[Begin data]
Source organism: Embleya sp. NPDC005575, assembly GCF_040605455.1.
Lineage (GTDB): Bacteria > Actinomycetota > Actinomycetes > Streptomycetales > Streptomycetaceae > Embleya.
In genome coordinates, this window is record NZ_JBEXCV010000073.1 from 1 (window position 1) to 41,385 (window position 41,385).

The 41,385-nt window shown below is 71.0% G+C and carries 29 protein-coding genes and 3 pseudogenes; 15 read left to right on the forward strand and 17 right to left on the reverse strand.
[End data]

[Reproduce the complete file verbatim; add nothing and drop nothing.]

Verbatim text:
Source organism: Embleya sp. NPDC005575, assembly GCF_040605455.1.
Lineage (GTDB): Bacteria > Actinomycetota > Actinomycetes > Streptomycetales > Streptomycetaceae > Embleya.
In genome coordinates, this window is record NZ_JBEXCV010000073.1 from 1 (window position 1) to 41,385 (window position 41,385).

The 41,385-nt window shown below is 71.0% G+C and carries 29 protein-coding genes and 3 pseudogenes; 15 read left to right on the forward strand and 17 right to left on the reverse strand.